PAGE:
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Daniels faculty members Michael Nalick and Tricia Olsen weigh in on the political and ethical underpinnings of business

Michael Nalick

Michael Nalick

Many faculty members at the Daniels College of Business are evaluating the historic events of the past week—corporations ceasing political funding and endorsements and Big Tech pulling the plug on social media accounts and apps following a deadly riot that disrupted certification of the presidential election results at the U.S. Capitol—through the lens of their academic research. With divisive rhetoric and corporate-political discord escalating in Washington, D.C., Silicon Valley and everywhere between, individuals and organizations are affected across the political spectrum.

The Daniels newsroom reached out to Assistant Professor of Management Michael Nalick and Associate Professor of Business Ethics and Legal Studies and Associate Dean of Undergraduate Programs Tricia Olsen for their analysis. Nalick’s research covers corporate misconduct, the intersection of politics and business, and CEO activism. Olsen has published widely in business ethics, management and political science outlets on corporate-community relations and the political economy of development. She also is co-director of the University of Denver’s Global Business and Corporate Social Responsibility Certificate.

A growing number of companies are ceasing political contributions. We’ve seen CEOs and corporations speak out before on political topics, even lending or removing support. Is this week’s news any different?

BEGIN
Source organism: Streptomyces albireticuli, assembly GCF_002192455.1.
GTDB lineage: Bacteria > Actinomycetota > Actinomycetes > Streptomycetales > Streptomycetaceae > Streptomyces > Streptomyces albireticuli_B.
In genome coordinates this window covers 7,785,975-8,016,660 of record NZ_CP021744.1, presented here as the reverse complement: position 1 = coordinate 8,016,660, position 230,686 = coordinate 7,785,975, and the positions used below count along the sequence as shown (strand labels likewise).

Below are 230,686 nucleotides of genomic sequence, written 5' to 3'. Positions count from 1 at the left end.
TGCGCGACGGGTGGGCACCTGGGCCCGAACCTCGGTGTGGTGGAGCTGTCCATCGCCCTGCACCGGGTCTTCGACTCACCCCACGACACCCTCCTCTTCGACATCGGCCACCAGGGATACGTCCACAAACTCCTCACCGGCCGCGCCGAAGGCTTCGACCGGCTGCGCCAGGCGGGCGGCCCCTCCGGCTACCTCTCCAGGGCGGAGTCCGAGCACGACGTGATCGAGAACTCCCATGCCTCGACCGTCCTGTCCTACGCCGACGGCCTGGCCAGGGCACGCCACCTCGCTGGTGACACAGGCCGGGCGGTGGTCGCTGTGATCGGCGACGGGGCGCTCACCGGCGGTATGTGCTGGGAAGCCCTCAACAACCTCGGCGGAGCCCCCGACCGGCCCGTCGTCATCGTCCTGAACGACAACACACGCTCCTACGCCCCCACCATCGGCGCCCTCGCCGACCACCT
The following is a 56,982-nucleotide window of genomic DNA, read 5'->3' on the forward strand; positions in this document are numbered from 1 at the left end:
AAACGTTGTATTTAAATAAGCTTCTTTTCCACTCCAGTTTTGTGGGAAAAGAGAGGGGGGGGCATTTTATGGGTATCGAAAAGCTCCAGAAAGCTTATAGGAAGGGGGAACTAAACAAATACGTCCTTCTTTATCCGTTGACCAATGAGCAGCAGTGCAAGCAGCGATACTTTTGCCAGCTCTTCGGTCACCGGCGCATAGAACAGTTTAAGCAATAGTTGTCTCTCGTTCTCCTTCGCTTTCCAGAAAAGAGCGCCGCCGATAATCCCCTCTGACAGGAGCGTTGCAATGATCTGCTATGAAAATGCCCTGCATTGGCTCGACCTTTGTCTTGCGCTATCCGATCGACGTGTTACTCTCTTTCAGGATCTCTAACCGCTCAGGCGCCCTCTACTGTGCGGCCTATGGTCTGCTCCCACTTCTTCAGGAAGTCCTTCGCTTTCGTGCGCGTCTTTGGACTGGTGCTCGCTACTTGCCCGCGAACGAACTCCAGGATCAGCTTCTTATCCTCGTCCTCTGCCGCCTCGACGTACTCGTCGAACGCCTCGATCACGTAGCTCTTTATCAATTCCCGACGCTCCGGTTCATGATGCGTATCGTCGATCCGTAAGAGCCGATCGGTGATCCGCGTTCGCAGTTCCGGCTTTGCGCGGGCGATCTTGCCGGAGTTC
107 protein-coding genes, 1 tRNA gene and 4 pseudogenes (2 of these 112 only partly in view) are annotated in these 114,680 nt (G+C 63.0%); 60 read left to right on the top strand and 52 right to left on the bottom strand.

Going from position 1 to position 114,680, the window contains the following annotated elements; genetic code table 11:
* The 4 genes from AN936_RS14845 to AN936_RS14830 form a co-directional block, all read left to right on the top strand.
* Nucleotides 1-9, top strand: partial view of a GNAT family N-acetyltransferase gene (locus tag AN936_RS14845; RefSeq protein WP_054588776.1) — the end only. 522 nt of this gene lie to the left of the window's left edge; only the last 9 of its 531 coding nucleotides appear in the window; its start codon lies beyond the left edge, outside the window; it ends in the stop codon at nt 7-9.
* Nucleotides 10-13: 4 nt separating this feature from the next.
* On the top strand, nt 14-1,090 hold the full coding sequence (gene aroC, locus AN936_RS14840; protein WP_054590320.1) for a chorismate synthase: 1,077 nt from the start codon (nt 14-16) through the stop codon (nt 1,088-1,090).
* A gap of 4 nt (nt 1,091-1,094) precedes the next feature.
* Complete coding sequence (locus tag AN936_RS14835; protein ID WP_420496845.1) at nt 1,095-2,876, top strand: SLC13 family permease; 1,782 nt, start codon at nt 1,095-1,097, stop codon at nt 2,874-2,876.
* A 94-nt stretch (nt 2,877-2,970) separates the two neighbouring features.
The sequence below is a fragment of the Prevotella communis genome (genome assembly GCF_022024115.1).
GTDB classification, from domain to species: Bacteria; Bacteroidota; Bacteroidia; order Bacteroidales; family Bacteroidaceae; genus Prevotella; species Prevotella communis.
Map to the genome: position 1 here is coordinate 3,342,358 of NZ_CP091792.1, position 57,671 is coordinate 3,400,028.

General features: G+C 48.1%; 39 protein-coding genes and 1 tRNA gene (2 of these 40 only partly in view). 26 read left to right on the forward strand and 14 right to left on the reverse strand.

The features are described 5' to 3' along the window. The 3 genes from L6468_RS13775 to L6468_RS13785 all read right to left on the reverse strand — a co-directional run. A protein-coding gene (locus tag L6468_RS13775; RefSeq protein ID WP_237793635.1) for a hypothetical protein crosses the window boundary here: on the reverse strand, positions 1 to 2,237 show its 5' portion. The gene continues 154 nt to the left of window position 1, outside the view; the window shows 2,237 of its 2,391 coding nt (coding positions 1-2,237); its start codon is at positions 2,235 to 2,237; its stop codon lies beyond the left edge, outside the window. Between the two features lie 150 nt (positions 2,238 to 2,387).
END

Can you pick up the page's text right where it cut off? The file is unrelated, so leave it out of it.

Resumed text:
Nalick: In many ways these actions are not all that different from prior behavior. I recently published an academic research article on the subject. In the article, we examined how companies react to politicians accused of misbehavior and find that while companies often do pull back some donations to the tarnished politicians, they typically re-allocate resources to other politicians and frequently come back to the focal politician at a later date if they survive reelection. Thus, in this context, what is different is that large companies are saying that they are going to cease all political donations. Yet, based on my research, this ban is not going to persist and the companies will just allocate more money to other types of political activities such as lobbying and grassroots activities.

What considerations do CEOs and companies face in making these decisions? Are the stakes different in the current political climate?

Nalick: CEOs consider balancing political influence with reputation and maybe even some personal sentiment. In other words, CEOs examine the downsides of losing political partners that can help with regulation and government contracts with downsides if the relationship is continued, facing the ire of customers, shareholders and even other politicians. Because the political environment is hyper-partisan and the issue at hand is also a moral one and not just a political one, I think the stakes are raised. Meaning that, any miscalculation is magnified, and alienation of particular groups is likely.

Tricia Olsen